Secondly, the construction of the character does not always have a bearing on how the person actually does what the character means. With SHIHAN one might argue that since SHI means 'teach' and HAN means 'model' or 'pattern', a shihan is someone who teaches by being a model. However, the fact that SEN-SEI is made up of characters which have certain meanings when used separately has no bearing on how a SENSEI teaches or does not teach. Still less does it have any bearing on how students are supposed to learn. In this latter case, the argument should be based on a similar survey of the characters for 'student', 'study' and 'learn'. I believe that the evolution of the meaning of 'sensei' has much to do with the evolution of education in Japan and I suspect that in the world of aikido it might well change further, as aikido gradually loses its Japanese roots.
Jun's final comment is:
"I'm surmising that this has roots in the classical 'master -- apprentice' system, but I really have no firm basis for this."
As I explained above, one Japanese term for this relationship is SHITEI, a combination of the SHI of 'shihan' and the TEI of 'deshi'. I further argued that SHI does mean 'teach' in a basic sense. However, the classical master -- apprentice system is classical in several different cultures, and the system embraces a wide variety of disciplines.
An important point to note in this respect is that mass education is a very recent phenomenon. In ancient Greece, the sons of wealthy Athenians were taught by traveling teachers, and later also by people like Socrates, Plato and Aristotle. In Aristotle's school the curriculum was quite full and encompassed philosophy, disputation, and other academic subjects, supplemented by athletic training. In Europe, boys would be apprenticed to masters who would teach them literacy and other skills. The point is that the model of teacher -- pupil, the one teaching the other the skills he has learned, depends as much on the closeness of the relationship as on the particular methods the teacher uses. Umberto Eco's novel The Name of the Rose, with subsequent (less satisfactory) movie, is a sensitive study of such a relationship.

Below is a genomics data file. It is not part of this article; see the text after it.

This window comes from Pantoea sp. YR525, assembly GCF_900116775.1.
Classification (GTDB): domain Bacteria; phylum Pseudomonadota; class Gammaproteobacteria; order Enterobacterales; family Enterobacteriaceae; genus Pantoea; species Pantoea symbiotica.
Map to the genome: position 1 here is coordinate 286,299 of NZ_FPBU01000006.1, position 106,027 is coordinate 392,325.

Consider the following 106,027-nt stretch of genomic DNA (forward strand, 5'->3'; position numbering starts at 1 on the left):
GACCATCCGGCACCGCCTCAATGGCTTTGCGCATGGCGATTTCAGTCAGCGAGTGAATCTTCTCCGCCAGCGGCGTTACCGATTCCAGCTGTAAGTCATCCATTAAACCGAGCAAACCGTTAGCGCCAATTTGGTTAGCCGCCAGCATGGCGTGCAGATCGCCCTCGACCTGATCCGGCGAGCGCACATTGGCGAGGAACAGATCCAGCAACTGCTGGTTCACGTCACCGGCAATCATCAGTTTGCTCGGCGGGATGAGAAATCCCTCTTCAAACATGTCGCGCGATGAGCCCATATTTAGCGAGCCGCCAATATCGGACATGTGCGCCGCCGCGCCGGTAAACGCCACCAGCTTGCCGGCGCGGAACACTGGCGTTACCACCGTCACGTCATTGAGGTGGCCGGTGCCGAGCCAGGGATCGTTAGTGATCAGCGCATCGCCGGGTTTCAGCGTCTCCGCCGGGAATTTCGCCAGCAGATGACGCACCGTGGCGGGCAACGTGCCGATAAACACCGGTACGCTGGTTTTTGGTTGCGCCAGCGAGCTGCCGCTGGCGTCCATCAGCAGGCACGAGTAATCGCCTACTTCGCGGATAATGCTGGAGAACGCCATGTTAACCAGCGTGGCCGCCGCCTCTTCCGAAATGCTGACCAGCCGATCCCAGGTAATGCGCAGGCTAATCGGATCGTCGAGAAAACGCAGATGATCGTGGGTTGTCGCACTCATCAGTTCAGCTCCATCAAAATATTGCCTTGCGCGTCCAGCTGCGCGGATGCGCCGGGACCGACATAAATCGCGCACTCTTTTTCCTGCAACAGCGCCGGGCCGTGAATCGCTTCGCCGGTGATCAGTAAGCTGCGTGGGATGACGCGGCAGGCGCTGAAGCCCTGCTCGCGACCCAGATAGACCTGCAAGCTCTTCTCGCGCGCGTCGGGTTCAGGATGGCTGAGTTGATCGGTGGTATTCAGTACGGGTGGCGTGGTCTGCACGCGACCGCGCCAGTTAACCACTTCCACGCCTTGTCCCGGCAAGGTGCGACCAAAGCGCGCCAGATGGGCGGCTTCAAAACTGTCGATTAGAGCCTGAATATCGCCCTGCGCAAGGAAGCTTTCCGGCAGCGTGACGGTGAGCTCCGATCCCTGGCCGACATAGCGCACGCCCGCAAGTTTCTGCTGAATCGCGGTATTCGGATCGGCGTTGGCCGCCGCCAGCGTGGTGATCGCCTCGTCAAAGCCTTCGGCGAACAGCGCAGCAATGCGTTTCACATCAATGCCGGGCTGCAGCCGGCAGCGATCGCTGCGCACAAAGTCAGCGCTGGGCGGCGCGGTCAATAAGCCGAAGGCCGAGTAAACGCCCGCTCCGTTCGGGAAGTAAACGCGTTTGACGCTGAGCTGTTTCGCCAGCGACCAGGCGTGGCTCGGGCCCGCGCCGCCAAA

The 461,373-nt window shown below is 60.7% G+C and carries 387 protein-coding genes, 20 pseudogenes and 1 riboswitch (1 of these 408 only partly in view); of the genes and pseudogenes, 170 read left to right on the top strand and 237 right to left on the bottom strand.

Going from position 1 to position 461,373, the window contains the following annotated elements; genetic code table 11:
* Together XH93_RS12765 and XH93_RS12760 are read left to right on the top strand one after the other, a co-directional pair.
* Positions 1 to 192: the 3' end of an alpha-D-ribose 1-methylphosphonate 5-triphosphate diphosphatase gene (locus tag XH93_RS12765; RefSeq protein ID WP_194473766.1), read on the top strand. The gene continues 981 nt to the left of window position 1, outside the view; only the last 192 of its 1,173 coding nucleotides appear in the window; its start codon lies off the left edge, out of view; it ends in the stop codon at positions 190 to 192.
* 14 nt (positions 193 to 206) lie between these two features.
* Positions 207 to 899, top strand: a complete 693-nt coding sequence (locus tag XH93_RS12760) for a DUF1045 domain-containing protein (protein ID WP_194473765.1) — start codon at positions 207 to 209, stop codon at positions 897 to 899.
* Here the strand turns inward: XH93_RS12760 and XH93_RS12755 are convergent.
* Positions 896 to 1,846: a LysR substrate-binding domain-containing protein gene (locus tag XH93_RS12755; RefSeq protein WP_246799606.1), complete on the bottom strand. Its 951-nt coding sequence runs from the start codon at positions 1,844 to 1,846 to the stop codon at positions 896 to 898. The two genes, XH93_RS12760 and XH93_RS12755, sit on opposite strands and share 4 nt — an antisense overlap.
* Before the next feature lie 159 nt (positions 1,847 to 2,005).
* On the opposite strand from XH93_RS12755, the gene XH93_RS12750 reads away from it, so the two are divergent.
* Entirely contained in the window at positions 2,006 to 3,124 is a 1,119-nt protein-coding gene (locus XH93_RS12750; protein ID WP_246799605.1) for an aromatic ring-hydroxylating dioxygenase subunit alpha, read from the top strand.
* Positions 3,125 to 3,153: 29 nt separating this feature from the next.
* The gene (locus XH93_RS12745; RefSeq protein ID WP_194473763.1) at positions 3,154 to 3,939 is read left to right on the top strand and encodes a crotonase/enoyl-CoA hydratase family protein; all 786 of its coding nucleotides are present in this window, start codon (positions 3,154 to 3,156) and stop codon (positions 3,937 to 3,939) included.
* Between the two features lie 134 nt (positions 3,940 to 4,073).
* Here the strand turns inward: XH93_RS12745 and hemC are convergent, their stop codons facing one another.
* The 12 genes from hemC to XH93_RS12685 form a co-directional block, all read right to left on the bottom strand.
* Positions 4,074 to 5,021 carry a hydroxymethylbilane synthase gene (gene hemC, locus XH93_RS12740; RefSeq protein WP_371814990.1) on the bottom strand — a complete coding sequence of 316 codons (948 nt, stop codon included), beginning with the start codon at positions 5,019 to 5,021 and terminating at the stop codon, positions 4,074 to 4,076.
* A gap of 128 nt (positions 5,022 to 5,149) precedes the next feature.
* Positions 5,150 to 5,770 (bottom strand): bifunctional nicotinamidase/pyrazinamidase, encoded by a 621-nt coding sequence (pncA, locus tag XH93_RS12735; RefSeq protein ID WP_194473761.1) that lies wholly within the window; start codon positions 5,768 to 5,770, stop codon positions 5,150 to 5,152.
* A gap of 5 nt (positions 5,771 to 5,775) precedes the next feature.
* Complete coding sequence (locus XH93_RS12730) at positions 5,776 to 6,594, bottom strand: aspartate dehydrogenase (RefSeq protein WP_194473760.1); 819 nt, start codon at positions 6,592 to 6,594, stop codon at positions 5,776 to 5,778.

In Japan, the sons of samurai would be sent to the domain school, where they would learn the Chinese classics under the eye of the teacher. Non-samurai children went to the increasingly common terakoya or temple schools, and were taught a similar though less demanding diet, as befitted their lower status. Learning was by rote, supplemented by lengthy explanations from the teacher, who was repeating what he himself had been taught. The lessons in the martial arts, which were sometimes given also, consisted in the mastery of complex kata. This elitism and emphasis on the Chinese classics gradually changed during the Tokugawa period and changed radically with the Meiji restoration, when Japan set itself the task of competing with the west and introduced a mass education system.
Thus, the master -- disciple relationship model is not confined to Japanese culture and does not of itself prescribe a pattern of how the master teaches. It certainly fits the Japan martial arts and might well be the most appropriate model for a subtle and complex art like aikido. But I think that the special quality of the relationship between teacher and disciple in aikido is due to a complex of factors having more to do with how the martial arts developed historically rather than linguistic features of Japanese.
References & Sources
I have used a number of sources in Japanese, including several monolingual dictionaries and the Japanese (and English) text of Natsume Soseki's Kokoro. The principal monolingual Chinese character dictionaries range from the massive 15-volume 大漢和辞典 Dai-kanwa-jiten compiled by Tatsuto Morohashi, who was a contemporary of Morihei Ueshiba, (諸橋轍次, 大漢和辞典, 2nd edition, 4th printing, April, 2001), to smaller works like the Kadokawa Daijigen (mentioned occasionally in the text), Kodansha's Shin-Daijiten, Kogakkan's Kokugo Daijiten and Iwanami Shoten's Kojien, the latter two dictionaries both general monolingual dictionaries, not Chinese character dictionaries. I have not gone into great detail about these sources here because they are not readily available outside Japan (or even outside large university libraries), but I can give complete details if requested. Two books in English which give some idea of the educational tradition which Morihei Ueshiba and his son would have inherited are: R.P.Dore, Education in Tokugawa Japan and Donald T Roden, Schooldays in Imperial Japan: A Study in the Culture of a Student Elite. This latter work gives a very interesting picture of how school students organized themselves into virtually self-governing sempai-kohai groups. This might well be relevant to a discussion of the responsibilities of students as the Japanese conceived these up to World War II, when Morihei Ueshiba and his son Kisshomaru laid the foundations of the aikido which we learn today.